This week I was reading two novels that mentioned sweet scent memories. They were extra special because I have the same memory, my father’s Old Spice after shave. Yet, as sweet as this memory is, there is a sweeter one. The aroma of cherry pipe tobacco smoke.
First Seeds of a Memory
At just two weeks old, I didn’t retain full memories, but these early weeks were when my bond with my father formed. It was the time between Christmas and New Year’s, when I imagine Dad had received the special cherry pipe tobacco as a Christmas gift, perhaps from my mother.
Mom was dealing with two baby girls in diapers and asked for help from her husband, my father. Although he put in long days as a farmer, an orange grove caretaker, he was happy to help with me. I was an easy baby; no colic, no difficulty taking a bottle.
I have a visual memory of a photo of my tiny self, propped on my father’s thighs as he holds my bottle in one hand and cradles his pipe in the other, smoke tendrils winding heavenward. He’s dressed in a white Hane’s t-shirt and still has on his work pants as he props himself against the wall behind the master bed.
How Specific is Scent Memory?
Sweet scent memories are very specific for me. I don’t care for all pipe smoke, only cherry pipe tobacco will do. How specific are your scent memories? I’ll bet they are very specific too. Is it cinnamon raisin bread baking, whole wheat or white bread in the oven?
Do you take action to expose yourself to your sweet scent memory? I sure did. Near the end of my Dad’s life he still occasionally smoked a pipe. He preferred Captain Jack in the gold pouch. And I always bought his preference, but I’d pick up a bag of cherry tobacco, hold it close to my face and take a big breath in. I think it brought me back to my two-week old self, securely cradled in my Dad’s lap, my tummy full of nourishment.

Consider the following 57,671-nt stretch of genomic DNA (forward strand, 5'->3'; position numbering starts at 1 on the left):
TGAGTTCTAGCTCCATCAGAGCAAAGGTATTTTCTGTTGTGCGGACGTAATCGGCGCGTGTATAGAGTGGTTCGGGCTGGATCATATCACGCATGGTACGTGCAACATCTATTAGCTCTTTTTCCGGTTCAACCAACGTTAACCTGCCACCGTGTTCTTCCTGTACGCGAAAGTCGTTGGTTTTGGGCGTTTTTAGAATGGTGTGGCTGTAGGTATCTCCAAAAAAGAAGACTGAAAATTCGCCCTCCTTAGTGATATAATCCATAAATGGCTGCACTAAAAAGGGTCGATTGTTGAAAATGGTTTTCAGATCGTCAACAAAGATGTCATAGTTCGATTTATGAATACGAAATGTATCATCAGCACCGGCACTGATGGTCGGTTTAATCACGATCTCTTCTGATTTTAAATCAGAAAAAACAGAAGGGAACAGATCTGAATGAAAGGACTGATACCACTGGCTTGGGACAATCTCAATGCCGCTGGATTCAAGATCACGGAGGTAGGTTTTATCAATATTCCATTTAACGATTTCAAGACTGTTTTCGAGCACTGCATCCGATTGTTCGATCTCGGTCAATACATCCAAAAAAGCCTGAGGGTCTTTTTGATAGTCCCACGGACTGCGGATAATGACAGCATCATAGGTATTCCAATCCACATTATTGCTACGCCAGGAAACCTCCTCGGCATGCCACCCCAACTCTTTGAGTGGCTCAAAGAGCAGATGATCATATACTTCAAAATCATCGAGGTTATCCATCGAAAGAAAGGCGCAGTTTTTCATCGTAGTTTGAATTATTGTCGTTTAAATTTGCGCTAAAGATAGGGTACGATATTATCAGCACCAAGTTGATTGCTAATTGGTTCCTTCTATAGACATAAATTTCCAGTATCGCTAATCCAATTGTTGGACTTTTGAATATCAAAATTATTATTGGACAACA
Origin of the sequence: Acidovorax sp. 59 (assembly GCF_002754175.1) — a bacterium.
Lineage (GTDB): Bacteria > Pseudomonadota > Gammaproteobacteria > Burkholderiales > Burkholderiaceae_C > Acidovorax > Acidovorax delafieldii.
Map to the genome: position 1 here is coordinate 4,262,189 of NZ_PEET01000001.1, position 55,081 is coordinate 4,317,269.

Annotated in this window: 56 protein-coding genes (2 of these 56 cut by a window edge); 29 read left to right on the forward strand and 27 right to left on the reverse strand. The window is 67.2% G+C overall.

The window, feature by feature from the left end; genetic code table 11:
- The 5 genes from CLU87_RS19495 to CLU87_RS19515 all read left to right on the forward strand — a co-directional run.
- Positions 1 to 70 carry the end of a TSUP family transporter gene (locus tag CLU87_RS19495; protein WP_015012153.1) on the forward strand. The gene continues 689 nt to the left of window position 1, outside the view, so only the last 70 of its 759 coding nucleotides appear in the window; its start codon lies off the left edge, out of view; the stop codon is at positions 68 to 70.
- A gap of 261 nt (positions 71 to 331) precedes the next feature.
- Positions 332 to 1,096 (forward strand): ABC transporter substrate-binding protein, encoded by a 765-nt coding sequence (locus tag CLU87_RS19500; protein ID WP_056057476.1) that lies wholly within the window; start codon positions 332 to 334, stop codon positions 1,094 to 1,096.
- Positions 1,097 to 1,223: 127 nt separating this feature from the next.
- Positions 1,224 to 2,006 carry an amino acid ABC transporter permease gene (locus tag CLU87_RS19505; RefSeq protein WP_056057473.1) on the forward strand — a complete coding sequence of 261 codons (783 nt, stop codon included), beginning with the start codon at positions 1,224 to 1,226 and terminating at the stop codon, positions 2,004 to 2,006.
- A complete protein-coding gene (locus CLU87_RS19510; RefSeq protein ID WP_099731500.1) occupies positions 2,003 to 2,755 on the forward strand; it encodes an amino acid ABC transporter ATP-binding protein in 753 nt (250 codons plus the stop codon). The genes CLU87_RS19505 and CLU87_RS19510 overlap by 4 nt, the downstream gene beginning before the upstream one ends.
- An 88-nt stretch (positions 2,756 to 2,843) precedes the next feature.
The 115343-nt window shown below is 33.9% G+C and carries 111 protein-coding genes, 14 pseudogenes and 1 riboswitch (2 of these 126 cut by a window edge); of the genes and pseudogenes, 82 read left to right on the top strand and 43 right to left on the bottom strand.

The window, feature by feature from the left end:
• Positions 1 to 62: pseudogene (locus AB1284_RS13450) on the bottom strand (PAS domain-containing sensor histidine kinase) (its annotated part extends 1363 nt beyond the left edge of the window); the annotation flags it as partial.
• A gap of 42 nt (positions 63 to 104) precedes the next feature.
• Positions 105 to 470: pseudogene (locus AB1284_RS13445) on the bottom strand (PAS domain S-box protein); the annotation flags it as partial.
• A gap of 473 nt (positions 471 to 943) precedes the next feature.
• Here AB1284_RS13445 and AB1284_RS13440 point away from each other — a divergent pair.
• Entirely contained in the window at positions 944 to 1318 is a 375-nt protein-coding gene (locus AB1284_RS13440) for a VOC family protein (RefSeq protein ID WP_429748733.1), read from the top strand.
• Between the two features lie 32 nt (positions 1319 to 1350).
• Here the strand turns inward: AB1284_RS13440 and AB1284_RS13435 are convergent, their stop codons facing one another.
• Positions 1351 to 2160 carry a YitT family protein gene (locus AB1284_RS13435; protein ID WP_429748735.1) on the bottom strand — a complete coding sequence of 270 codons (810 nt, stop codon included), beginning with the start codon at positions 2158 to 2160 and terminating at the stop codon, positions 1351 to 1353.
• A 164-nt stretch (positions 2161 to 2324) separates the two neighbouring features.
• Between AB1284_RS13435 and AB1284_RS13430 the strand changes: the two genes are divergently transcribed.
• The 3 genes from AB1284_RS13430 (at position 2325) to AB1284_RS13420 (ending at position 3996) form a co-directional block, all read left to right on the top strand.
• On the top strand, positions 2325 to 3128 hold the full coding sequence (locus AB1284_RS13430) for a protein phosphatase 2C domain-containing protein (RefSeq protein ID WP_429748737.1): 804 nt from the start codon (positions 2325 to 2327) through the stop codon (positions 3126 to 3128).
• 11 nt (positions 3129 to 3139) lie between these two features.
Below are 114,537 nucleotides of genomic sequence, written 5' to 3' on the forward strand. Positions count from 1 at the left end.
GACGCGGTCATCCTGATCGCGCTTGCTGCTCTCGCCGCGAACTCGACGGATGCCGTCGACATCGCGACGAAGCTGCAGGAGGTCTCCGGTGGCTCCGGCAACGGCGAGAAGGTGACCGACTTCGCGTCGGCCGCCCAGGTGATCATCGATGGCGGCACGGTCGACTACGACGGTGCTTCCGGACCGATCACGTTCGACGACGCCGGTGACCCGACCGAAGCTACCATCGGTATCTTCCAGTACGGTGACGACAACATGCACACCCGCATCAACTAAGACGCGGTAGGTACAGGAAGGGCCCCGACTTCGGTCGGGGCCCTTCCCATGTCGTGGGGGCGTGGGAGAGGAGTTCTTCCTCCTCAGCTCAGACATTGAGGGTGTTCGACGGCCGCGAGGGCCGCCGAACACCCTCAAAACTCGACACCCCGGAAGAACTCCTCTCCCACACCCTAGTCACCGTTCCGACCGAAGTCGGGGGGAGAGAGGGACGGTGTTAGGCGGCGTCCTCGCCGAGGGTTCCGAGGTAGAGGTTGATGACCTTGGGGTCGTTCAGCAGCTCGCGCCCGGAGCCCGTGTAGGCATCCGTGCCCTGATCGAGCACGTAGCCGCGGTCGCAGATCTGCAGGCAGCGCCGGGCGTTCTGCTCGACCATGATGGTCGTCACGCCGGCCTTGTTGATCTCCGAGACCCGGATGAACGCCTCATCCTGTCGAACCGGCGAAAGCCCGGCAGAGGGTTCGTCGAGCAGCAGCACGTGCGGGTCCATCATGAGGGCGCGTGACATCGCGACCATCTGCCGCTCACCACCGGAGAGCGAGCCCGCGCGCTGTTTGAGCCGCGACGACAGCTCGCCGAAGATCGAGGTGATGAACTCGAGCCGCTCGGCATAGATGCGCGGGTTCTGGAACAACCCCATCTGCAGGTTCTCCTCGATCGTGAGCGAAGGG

Books That Take You Down Memory Lane
The two books that stirred my memories this week were Tiger Drive by Teri Case and Stillwater by Mary Jo Hazard. Tiger Drive depicted a very different life than my own, but I identified with seventeen-year-old Carrie in many ways. Teri built her characters fully, giving me plenty of reason to care about the Sloan family. I highly recommend it.
Stillwater took place in a small town in upstate New York, during the approximate time of my childhood. The twelve-year-old characters in Stillwater spent a lot of time in activities my sister, cousins, and I enjoyed; playing in clubhouses or trees, riding our bicycles, and listening in on grown-up conversations. Both these books took me on a trip down my own memory lane. And isn’t that what books should do? They allow your own sweet scent memories to waft in and around the words on the page.
Are you reading a book that stirs your memories? I’d love to hear about it. Leave a comment below or email me. Better yet, signup for my newsletter and we can have a weekly conversation.
Onto the next book,
2 thoughts on “Sweet Scent Memories Still Exist”
Absolutely love the photo you have here of the swirling smoke and tobacco pipe. Cherry tobacco does smell good. My scent memories are more onion and garlic though!
Food aroma memories… I have some great one too. Thanks for reading my blog and sharing your experience, Shannon.
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